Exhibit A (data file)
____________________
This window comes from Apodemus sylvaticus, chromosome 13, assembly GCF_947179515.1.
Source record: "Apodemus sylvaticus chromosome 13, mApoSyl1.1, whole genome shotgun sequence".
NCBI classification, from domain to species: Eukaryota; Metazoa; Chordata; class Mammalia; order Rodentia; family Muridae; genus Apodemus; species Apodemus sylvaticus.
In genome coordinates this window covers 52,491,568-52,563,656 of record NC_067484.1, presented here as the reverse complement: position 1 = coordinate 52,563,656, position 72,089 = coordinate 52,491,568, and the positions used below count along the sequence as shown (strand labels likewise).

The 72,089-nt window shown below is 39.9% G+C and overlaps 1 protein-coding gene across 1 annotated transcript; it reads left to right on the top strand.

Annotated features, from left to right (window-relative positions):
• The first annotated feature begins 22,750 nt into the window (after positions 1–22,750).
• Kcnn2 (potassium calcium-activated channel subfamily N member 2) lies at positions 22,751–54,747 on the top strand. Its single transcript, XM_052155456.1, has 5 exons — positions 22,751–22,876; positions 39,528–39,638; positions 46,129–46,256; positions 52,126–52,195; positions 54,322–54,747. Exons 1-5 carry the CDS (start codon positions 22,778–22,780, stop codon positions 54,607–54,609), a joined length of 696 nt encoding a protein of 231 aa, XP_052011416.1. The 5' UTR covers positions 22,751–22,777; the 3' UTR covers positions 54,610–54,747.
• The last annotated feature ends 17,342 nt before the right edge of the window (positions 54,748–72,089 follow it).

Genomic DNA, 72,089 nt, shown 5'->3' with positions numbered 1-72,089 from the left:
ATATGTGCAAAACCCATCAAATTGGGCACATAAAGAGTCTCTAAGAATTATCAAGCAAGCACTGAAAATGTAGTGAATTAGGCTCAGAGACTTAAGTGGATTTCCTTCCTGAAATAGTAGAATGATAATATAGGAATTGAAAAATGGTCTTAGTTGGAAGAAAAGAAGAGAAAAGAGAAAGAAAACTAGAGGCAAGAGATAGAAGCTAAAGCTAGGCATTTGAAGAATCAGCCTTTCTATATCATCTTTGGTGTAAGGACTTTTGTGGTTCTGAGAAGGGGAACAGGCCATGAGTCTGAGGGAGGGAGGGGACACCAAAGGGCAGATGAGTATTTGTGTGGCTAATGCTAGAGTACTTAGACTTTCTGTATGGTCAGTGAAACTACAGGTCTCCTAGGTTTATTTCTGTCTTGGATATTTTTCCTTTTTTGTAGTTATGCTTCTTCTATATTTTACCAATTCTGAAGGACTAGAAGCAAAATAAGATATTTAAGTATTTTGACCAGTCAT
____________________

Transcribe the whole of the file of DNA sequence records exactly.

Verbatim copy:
This window comes from Apodemus sylvaticus, chromosome 13, assembly GCF_947179515.1.
Source record: "Apodemus sylvaticus chromosome 13, mApoSyl1.1, whole genome shotgun sequence".
NCBI classification, from domain to species: Eukaryota; Metazoa; Chordata; class Mammalia; order Rodentia; family Muridae; genus Apodemus; species Apodemus sylvaticus.
In genome coordinates this window covers 52,491,568-52,563,656 of record NC_067484.1, presented here as the reverse complement: position 1 = coordinate 52,563,656, position 72,089 = coordinate 52,491,568, and the positions used below count along the sequence as shown (strand labels likewise).

The 72,089-nt window shown below is 39.9% G+C and overlaps 1 protein-coding gene across 1 annotated transcript; it reads left to right on the top strand.

Annotated features, from left to right (window-relative positions):
• The first annotated feature begins 22,750 nt into the window (after positions 1–22,750).
• Kcnn2 (potassium calcium-activated channel subfamily N member 2) lies at positions 22,751–54,747 on the top strand. Its single transcript, XM_052155456.1, has 5 exons — positions 22,751–22,876; positions 39,528–39,638; positions 46,129–46,256; positions 52,126–52,195; positions 54,322–54,747. Exons 1-5 carry the CDS (start codon positions 22,778–22,780, stop codon positions 54,607–54,609), a joined length of 696 nt encoding a protein of 231 aa, XP_052011416.1. The 5' UTR covers positions 22,751–22,777; the 3' UTR covers positions 54,610–54,747.
• The last annotated feature ends 17,342 nt before the right edge of the window (positions 54,748–72,089 follow it).

Genomic DNA, 72,089 nt, shown 5'->3' with positions numbered 1-72,089 from the left:
ATATGTGCAAAACCCATCAAATTGGGCACATAAAGAGTCTCTAAGAATTATCAAGCAAGCACTGAAAATGTAGTGAATTAGGCTCAGAGACTTAAGTGGATTTCCTTCCTGAAATAGTAGAATGATAATATAGGAATTGAAAAATGGTCTTAGTTGGAAGAAAAGAAGAGAAAAGAGAAAGAAAACTAGAGGCAAGAGATAGAAGCTAAAGCTAGGCATTTGAAGAATCAGCCTTTCTATATCATCTTTGGTGTAAGGACTTTTGTGGTTCTGAGAAGGGGAACAGGCCATGAGTCTGAGGGAGGGAGGGGACACCAAAGGGCAGATGAGTATTTGTGTGGCTAATGCTAGAGTACTTAGACTTTCTGTATGGTCAGTGAAACTACAGGTCTCCTAGGTTTATTTCTGTCTTGGATATTTTTCCTTTTTTGTAGTTATGCTTCTTCTATATTTTACCAATTCTGAAGGACTAGAAGCAAAATAAGATATTTAAGTATTTTGACCAGTCAT